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What Vitamins Does an Orange Contain?

by
author image Rob Callahan
Rob Callahan lives in Minneapolis, where he covers style, culture and the arts for Vita.MN and "l'étoile Magazine." His work has earned awards in the fields of journalism, social media and the arts. Callahan graduated from Saint Cloud State University in 2001 with a Bachelor's degree in philosophy.
What Vitamins Does an Orange Contain?
There are many vitamins present in oranges. Photo Credit Medioimages/Photodisc/Photodisc/Getty Images

Overview

Oranges are well known for their high concentration of vitamin C, but the citrus fruit also contains many other vitamins and nutrients. Oranges also contain vitamin A, many of the B vitamins, and vitamin E, making them a regular part of a healthy and balanced diet.

Vitamin A

Vitamin A is an important nutrient for vision, and for healthy skin. However, it can be toxic in excessive quantities — an overdose can damage the skin, make bones weak or brittle, and induce fatigue and vomiting. Consult a physician before exceeding the U.S. recommended daily allowance of vitamin A.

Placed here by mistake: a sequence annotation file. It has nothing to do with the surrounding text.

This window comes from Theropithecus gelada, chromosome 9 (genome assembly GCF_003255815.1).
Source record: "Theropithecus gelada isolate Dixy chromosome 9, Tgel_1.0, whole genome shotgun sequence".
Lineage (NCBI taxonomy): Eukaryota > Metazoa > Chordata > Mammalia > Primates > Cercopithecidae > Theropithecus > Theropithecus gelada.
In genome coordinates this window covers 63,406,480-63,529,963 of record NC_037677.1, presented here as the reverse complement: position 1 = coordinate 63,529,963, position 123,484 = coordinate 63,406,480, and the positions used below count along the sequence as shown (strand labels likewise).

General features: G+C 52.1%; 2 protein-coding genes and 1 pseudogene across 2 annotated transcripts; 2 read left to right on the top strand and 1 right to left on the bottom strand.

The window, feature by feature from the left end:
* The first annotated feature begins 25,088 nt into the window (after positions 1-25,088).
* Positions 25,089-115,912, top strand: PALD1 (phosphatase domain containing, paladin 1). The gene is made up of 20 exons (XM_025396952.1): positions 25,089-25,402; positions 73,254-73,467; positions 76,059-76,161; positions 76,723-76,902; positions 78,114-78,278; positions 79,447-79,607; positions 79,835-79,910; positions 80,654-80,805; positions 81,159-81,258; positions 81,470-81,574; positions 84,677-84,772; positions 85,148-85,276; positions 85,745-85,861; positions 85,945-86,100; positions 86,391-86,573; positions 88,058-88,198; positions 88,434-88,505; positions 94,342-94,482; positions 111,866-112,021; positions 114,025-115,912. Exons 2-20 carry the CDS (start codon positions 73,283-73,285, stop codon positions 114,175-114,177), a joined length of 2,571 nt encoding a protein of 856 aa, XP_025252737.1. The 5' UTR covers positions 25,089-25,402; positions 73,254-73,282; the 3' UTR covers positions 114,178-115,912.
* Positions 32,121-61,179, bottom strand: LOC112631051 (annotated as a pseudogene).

B Vitamins

Water-soluble B vitamins play important roles in cell metabolism. Among the B vitamins contained in oranges: vitamin B1, or thiamine, which helps the body process protein, fat, and carbohydrates; vitamin B2, or riboflavin, which converts carbohydrates into fuel and activates vitamin B6 and folic acid; vitamin B3, or niacin, processes alcohol, forms fats from carbohydrates, and regulates cholesterol; vitamin B5, or panthotenic acid, helps the body get energy from fats, synthesizes cholesterol, and helps activate adrenal glands; vitamin B9, or folate, helps the body to produce red blood cells; and vitamin B6, which regulates moods and mental processes by helping to form neurotransmitters, dopamine, hormones, melatonin, and serotonin.

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Vitamin C

Vitamin C is a water-soluble substance that acts as an antioxidant, and contributes to the general health of the body in various ways. In reducing the clumping of platelets and the stiffness of arteries, it can protect against certain types of heart disease. It also strengthens blood vessels and muscles by helping the body to produce collagen, and is a natural antihistamine. Vitamin C also contributes to healing, combats viruses, assists in liver bile formation, and detoxifies the body.

Vitamin E

Vitamin E helps the body process glucose, and its antioxidant properties may protect against some types of cancer and heart disease. Vitamin E may also protect against toxins from air pollution, premenstrual syndrome, cataracts, skin damage due to ultraviolet radiation, diabetes, and certain neurological disorders. Because it boosts the activity level of the immune system, vitamin E has limited benefits for those suffering from rheumatoid arthritis and asthma.

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References

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